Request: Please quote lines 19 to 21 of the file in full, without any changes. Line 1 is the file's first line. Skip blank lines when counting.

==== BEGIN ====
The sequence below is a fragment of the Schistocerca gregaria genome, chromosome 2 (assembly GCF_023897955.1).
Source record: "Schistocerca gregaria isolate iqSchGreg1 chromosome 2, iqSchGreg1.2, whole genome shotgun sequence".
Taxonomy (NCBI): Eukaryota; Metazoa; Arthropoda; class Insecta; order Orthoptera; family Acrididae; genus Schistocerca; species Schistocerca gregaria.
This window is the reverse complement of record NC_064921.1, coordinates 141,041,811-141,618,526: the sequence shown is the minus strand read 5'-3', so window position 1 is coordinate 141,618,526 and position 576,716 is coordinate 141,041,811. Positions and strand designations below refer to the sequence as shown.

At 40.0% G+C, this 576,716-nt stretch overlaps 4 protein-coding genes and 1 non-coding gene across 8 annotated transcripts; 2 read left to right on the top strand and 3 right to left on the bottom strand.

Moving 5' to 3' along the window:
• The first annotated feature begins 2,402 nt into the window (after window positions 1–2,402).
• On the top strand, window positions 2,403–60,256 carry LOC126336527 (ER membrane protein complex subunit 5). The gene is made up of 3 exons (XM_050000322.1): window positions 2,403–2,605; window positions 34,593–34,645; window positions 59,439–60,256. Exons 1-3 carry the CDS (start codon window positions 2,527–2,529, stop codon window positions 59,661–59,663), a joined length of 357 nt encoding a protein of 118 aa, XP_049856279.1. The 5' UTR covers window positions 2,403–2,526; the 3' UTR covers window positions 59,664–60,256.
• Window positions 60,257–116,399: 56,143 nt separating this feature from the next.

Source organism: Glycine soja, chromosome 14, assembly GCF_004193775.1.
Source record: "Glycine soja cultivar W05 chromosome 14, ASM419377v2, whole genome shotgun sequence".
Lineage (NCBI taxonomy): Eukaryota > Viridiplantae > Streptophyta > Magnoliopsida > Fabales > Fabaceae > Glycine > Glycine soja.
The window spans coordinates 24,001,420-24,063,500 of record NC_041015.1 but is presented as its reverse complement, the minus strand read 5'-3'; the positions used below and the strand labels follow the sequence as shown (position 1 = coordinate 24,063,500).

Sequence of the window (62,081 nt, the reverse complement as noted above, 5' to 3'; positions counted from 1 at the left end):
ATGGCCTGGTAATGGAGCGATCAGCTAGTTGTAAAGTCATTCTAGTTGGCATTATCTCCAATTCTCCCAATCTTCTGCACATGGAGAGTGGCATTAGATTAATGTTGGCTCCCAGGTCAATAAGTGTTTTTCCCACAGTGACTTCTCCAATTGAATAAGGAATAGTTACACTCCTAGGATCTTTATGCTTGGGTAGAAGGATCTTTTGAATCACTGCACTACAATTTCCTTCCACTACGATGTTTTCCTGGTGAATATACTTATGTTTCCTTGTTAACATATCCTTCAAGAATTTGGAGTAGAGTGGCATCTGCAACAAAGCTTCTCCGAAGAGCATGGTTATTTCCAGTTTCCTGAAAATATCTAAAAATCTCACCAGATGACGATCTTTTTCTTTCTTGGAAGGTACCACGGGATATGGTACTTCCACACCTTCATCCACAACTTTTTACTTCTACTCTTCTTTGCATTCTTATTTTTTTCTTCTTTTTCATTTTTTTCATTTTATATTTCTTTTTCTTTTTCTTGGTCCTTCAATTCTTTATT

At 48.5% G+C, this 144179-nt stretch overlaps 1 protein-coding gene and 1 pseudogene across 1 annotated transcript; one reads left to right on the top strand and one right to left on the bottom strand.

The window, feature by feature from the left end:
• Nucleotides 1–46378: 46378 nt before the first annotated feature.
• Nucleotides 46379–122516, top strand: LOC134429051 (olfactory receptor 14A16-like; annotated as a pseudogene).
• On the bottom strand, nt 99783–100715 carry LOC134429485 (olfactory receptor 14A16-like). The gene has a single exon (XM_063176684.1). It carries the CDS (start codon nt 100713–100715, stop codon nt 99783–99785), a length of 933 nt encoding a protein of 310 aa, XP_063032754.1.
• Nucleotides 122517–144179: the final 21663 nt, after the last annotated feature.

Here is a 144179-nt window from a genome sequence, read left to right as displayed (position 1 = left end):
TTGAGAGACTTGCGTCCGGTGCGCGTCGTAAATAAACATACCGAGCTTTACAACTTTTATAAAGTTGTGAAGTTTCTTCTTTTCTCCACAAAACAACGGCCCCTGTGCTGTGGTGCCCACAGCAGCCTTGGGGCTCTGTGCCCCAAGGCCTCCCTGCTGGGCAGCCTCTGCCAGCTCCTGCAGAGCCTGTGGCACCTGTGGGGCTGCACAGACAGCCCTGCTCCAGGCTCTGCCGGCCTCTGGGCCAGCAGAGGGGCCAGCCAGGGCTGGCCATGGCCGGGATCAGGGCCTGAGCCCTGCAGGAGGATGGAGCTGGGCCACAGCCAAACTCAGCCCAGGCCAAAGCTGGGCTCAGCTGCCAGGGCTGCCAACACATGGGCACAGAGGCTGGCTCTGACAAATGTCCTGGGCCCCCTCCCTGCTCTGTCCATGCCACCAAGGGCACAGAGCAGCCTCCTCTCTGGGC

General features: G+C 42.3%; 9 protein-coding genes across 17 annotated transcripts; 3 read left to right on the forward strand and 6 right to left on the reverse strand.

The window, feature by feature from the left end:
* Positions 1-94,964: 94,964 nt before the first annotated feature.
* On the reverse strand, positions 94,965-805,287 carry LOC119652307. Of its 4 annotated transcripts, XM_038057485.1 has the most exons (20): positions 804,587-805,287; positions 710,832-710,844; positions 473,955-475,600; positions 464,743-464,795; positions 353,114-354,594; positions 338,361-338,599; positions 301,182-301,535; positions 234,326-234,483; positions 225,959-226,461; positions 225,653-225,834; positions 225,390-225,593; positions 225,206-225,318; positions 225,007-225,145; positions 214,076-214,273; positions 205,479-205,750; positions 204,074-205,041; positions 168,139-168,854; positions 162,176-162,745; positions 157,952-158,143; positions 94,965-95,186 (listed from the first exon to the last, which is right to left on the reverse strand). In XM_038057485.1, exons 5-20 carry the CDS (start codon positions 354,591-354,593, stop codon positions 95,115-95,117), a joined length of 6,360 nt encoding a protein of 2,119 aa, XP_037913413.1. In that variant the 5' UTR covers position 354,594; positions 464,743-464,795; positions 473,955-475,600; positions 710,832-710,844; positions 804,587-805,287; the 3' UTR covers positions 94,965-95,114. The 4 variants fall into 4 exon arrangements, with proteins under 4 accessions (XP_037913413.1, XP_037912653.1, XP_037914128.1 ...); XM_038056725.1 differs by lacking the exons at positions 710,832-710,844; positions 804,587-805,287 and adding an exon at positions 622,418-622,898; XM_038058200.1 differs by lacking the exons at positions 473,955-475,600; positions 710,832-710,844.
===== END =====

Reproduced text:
• Nucleotides 46379–122516, top strand: LOC134429051 (olfactory receptor 14A16-like; annotated as a pseudogene).
• On the bottom strand, nt 99783–100715 carry LOC134429485 (olfactory receptor 14A16-like). The gene has a single exon (XM_063176684.1). It carries the CDS (start codon nt 100713–100715, stop codon nt 99783–99785), a length of 933 nt encoding a protein of 310 aa, XP_063032754.1.
• Nucleotides 122517–144179: the final 21663 nt, after the last annotated feature.